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FAQ

Frequently Asked Questions About Popcorn Lung Disease

QUESTION: What injuries are caused by inhaling butter flavoring?

ANSWER: The National Institute for Occupational Safety and Health (NIOSH) conducted a series of studies that determined that butter flavor and the diacetyl in butter flavoring cause or contribute to cause a lung injury called bronchiolitis obliterans syndrome. Frequently, persons suffering from bronchiolitis obliterans are mistakenly diagnosed with asthma or emphysema.

QUESTION: What are the main respiratory symptoms?

ANSWER: According to NIOSH in its NIOSH Alert, "the main respiratory symptoms experienced by workers with fixed airways obstruction include cough (usually without phlegm) and shortness of breath on exertion. These symptoms typically do not improve when the worker goes home at the end of the workday or on weekends or vacations. The severity of the lung symptoms can range from only a mild cough to a severe cough and shortness of breath on exertion. Usually these symptoms are gradual in onset and progressive, but severe symptoms can occur suddenly. Some workers may experience fever, night sweats, and weight loss. Severe cases do not respond to treatment. Persons with bronchiolitis obliterans have often been misdiagnosed as having asthma.

QUESTION: Is bronchiolitis obliterans syndrome curable?

ANSWER: No. There is no cure. The lung damage caused by flavoring chemicals is permanent. Some patients have reported some relief of symptoms with medical treatment prescribed by pulmonary specialists.

QUESTION: What is Diacetyl?

ANSWER: Diacetyl is a natural constituent of butter. It gives butter the buttery taste and smell. Flavor companies increase the amount of diacetyl in their products to increase the butter flavor and taste. This increase is thought to be dangerous.

QUESTION: Is butter flavored microwave popcorn safe to eat?

ANSWER: Presently, the question is not, is it safe to eat, but rather, is it safe to breathe. Workers who have developed lung disease are believed to have developed the injury from inhaling butter flavoring. The United States Environmental Protection Agency (E.P.A.) began a study to determine if popping microwave popcorn is safe to inhale.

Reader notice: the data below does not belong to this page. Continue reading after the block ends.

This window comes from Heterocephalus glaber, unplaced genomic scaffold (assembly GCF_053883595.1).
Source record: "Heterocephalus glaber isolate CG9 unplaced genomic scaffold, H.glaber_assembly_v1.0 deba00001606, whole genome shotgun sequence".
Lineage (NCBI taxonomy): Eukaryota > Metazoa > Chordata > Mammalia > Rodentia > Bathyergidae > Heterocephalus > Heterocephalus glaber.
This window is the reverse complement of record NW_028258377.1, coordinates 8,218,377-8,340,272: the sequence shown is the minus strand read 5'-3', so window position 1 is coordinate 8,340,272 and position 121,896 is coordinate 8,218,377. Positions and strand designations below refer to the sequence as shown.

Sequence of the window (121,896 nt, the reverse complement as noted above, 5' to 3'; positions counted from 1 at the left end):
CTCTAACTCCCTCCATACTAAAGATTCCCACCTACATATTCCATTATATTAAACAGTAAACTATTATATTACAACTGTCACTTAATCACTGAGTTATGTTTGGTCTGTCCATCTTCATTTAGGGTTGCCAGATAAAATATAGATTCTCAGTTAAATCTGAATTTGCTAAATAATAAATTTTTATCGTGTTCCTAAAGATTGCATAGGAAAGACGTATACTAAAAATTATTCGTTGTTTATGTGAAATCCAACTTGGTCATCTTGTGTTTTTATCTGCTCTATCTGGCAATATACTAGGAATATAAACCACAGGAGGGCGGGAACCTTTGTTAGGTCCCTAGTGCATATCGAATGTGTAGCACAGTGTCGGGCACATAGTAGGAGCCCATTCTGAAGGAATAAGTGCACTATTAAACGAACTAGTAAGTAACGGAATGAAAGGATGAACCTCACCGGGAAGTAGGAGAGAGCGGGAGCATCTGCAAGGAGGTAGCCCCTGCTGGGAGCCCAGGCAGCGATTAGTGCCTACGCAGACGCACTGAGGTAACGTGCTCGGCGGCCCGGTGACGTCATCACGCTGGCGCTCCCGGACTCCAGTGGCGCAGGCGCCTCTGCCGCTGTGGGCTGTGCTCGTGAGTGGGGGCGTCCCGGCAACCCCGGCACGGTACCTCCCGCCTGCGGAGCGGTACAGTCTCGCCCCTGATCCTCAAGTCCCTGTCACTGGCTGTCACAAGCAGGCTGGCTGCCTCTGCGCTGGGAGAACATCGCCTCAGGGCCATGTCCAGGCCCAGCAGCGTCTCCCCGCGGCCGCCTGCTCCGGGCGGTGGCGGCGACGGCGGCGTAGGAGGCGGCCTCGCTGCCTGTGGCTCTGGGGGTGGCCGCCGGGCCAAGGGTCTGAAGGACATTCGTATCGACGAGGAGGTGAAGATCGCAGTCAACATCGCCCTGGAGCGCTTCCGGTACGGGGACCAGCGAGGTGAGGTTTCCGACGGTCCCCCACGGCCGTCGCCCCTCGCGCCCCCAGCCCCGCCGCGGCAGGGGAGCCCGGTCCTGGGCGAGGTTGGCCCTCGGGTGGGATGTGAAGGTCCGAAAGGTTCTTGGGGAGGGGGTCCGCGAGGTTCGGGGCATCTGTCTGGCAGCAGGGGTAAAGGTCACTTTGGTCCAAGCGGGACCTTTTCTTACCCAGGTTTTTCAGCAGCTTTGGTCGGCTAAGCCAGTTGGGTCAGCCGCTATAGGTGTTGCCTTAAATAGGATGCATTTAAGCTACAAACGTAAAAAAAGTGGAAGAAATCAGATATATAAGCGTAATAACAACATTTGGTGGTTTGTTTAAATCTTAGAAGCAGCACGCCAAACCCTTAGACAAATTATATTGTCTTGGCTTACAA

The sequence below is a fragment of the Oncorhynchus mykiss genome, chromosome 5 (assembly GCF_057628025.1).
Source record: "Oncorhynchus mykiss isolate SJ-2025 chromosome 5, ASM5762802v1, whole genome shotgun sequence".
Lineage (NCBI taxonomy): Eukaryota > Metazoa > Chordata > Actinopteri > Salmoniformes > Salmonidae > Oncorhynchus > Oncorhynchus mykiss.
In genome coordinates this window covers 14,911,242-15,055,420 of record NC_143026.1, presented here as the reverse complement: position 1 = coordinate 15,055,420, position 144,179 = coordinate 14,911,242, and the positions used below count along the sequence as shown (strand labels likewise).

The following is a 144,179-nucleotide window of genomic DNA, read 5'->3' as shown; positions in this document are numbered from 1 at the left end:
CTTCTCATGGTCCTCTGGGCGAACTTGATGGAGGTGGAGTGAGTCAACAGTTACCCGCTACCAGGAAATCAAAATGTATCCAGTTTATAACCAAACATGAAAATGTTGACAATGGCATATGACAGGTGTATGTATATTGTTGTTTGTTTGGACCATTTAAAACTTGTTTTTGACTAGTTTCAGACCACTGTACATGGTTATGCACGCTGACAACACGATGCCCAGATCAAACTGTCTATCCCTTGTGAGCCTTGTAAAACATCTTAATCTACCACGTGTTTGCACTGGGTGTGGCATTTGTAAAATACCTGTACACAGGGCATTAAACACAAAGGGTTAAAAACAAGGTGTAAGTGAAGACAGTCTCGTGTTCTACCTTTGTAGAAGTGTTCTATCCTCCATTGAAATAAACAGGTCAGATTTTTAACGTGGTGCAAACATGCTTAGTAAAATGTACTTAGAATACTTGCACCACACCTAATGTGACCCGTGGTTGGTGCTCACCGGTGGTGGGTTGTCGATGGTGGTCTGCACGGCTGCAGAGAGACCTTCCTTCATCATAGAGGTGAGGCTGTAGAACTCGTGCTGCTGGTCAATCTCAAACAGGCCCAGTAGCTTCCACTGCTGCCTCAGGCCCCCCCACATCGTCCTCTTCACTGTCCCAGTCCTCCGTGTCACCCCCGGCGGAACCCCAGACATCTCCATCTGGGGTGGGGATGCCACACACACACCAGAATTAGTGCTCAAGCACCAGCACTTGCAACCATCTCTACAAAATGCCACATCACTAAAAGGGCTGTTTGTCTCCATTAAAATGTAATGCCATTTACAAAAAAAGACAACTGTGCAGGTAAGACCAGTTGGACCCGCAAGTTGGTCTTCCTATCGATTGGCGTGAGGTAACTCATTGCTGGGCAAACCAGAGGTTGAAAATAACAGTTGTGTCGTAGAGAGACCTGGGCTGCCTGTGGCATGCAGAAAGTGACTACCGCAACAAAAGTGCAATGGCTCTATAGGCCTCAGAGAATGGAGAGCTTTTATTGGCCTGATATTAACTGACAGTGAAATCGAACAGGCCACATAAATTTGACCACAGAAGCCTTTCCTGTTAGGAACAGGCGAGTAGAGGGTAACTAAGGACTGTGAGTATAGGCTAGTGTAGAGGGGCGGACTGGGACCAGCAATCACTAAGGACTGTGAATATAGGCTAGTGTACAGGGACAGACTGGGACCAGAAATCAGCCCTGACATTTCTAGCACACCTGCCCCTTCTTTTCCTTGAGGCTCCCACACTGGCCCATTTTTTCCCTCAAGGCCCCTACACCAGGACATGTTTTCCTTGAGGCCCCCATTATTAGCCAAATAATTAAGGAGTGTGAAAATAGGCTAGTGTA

QUESTION: If butter flavor is safe to eat, why is it unsafe to inhale?

ANSWER: Diacetyl is a chemical in the ketone family It is a volatile organic compound although the body can metabolize small amounts of diacetyl by ingestion with no known health hazards, it is injurious to breathe in larger amounts.

QUESTION: How do I get NIOSH to visit my work place?

ANSWER: Contact NIOSH to request a Health Hazard Evaluation. NIOSH cannot just go to a work place unless allowed in by an employer or unless three employees ask NIOSH to make an inspection.

QUESTION: Before the flavor companies made and sold diacetyl or butter flavor, did they test the products to see if they could be harmful?

ANSWER: No. However, certain suppliers performed tests of diacetyl before the injuries were known and these tests showed severe damage to the lungs of rats.

QUESTION: Has OSHA determined if there a safe level of exposure to butter flavoring fumes/dusts or to diacetyl?

ANSWER: No.

QUESTION: Is it only people who mix butter flavoring who are at risk?

ANSWER: No. Persons have been diagnosed with bronchiolitis obliterans who were not mixers. Persons who worked on packing lines, in laboratories testing products and elsewhere in the popcorn plants have also been diagnosed.

QUESTION: Has butter flavoring and diacetyl been used in products other than microwave popcorn?

ANSWER: Yes. Butter flavoring has been used in a wide variety of products including margarine, cheese, ice cream, candy, root beer, colas, cakes and cigarettes.

QUESTION: What can I do to protect myself if I work with diacetyl or butter flavoring?

ANSWER: NIOSH published a booklet called NIOSH ALERT: Preventing Lung Disease in Workers Who Use or Make Flavorings. This booklet contains many recommendations to protect the health of people working with or around flavoring and flavoring ingredients.

QUESTION: What can I do if I believe that I have been injured by butter flavoring or diacetyl?

ANSWER: First, you should notify your employer in writing that you may have been injured. Second, you should ask your employer for copies of the Material Safety Data Sheets for products that you have used or were used around you by others Third, contact our office to arrange for a no-cost consultation.

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An Independence, Missouri, law firm focusing on helping families across the United States whose loved ones are afflicted by popcorn lung disease.